The best part is that this meal tastes like it’s bad for you because of all the cream of mushroom (which of course means it tastes awesome), but it isn’t! You can trick yourself into eating healthy! It worked on my boyfriend, might as well give it a try…=D

How Buying Real Food Is Healthier AND Cheaper!

Greetings! I’m going to take a break from tirelessly advertising my Humanatee fund for a moment to discuss a topic that everyone enjoys: FOOD! Specifically, how cost-effective and health-effective it is to learn how to cook (which is pretty simple for most things) and buy groceries as opposed to eating fast food or processed foods all the time.

Last week, I ranted on my Facebook about how tired I am of hearing people complain that they’re overweight or malnourished or whatever their ailment may be, because it’s too expensive to buy nutritional food. Aside from the fact that vegetables are probably the cheapest thing ever to buy (come on, 5lbs of potatoes costs roughly $2…what CAN’T you make with potatoes?!), the worst is watching these same people go to a fast food chain and buy their meals off the dollar menu, reasoning that it’s “all that they can afford.”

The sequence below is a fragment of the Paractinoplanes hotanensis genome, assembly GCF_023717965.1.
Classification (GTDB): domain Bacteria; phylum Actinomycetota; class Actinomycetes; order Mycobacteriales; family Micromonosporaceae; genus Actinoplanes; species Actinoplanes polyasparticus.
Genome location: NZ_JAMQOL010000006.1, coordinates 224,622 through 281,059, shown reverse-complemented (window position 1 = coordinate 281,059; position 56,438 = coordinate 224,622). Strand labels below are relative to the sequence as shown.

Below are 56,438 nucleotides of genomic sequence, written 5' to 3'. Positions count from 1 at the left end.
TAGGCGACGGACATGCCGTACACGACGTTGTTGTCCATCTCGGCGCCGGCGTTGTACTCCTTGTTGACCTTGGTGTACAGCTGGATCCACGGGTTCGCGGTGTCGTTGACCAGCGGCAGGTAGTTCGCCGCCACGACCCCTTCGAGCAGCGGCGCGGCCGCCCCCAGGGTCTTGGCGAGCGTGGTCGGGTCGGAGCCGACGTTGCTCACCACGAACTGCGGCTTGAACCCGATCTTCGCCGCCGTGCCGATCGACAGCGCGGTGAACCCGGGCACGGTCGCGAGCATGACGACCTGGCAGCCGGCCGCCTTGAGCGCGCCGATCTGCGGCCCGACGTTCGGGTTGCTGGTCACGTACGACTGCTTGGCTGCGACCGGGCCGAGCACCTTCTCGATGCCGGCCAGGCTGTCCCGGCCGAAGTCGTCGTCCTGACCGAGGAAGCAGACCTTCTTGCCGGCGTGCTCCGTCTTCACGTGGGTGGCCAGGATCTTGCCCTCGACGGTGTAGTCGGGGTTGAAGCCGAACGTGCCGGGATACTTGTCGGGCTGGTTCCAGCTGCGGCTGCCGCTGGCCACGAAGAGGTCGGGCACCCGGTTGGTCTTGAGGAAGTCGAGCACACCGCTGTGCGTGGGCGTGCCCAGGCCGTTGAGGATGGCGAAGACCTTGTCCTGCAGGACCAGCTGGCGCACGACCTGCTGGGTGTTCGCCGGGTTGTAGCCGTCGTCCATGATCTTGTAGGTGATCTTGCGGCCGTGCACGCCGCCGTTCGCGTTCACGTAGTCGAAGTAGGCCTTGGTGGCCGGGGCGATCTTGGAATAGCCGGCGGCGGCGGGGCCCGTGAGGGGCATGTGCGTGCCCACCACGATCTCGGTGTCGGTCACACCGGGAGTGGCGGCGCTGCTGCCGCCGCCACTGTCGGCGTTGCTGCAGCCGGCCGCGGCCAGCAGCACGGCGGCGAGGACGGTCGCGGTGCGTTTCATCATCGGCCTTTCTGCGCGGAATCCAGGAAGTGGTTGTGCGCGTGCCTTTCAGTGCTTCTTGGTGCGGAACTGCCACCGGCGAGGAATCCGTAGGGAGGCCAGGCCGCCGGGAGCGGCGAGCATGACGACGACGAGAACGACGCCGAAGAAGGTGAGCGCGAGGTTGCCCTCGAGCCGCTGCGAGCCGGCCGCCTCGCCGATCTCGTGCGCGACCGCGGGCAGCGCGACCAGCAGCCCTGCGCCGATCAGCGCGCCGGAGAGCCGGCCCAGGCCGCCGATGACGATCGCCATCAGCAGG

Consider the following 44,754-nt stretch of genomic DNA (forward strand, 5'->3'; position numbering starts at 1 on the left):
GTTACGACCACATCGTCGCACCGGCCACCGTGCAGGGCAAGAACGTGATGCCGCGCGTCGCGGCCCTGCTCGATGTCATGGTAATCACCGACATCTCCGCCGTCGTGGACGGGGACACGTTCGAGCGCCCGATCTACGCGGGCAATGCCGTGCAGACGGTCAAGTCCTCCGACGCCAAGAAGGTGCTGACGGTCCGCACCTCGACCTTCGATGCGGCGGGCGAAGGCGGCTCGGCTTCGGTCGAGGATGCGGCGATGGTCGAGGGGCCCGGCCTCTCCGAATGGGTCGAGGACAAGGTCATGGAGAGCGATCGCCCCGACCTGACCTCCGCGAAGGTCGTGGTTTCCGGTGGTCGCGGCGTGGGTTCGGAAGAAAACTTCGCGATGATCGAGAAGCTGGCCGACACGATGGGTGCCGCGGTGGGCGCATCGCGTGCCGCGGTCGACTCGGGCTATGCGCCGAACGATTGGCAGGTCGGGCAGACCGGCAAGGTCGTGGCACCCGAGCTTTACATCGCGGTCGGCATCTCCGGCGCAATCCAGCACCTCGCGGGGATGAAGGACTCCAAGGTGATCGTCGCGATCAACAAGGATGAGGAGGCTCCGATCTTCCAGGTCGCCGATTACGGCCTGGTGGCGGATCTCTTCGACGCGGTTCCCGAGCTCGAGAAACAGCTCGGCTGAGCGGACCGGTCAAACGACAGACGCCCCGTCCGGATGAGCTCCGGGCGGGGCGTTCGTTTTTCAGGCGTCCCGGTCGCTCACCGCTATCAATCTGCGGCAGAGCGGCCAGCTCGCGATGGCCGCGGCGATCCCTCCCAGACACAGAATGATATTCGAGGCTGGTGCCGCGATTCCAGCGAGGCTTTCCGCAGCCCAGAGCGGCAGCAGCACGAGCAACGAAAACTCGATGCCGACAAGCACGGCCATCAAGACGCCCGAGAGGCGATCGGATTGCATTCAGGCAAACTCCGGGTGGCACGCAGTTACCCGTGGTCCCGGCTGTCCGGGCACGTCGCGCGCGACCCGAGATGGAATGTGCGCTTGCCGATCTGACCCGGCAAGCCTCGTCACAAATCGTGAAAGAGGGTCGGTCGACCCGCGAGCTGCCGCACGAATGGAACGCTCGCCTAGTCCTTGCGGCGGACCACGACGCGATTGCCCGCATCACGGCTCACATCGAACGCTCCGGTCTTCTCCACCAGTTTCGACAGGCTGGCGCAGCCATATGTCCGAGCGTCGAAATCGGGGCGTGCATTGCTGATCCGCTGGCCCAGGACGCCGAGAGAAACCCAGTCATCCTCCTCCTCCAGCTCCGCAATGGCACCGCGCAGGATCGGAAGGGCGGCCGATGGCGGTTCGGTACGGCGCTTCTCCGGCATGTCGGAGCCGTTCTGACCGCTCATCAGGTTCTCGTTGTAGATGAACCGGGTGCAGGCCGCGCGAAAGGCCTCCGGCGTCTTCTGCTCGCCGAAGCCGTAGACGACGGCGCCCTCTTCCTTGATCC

Then, today, I went to McDonald’s for dinner at work because I was pressed for time, STARVING, and unwilling to wait another 3 hours until I got home to eat. And it was horrible. I felt gross, and I could tell that I was ingesting pure shit.

After someone reminded me that I’d mentioned alternatives to eating out, I thought, “You know what? I’m going to analyze what we ate for dinner on Tuesday night and compare it to McTurdy’s–I mean, McDonald’s.”

So, that is what I’m going to do!

SO, let’s first meet our comparison: the quarter pounder cheeseburger meal, medium, from McDonald’s. This image from shows McDonald’s in its more true form, without the incredible photography and Photoshop skills of McDonald’s advertising team.

Let’s take a look at the nutritional content of the meal as a whole: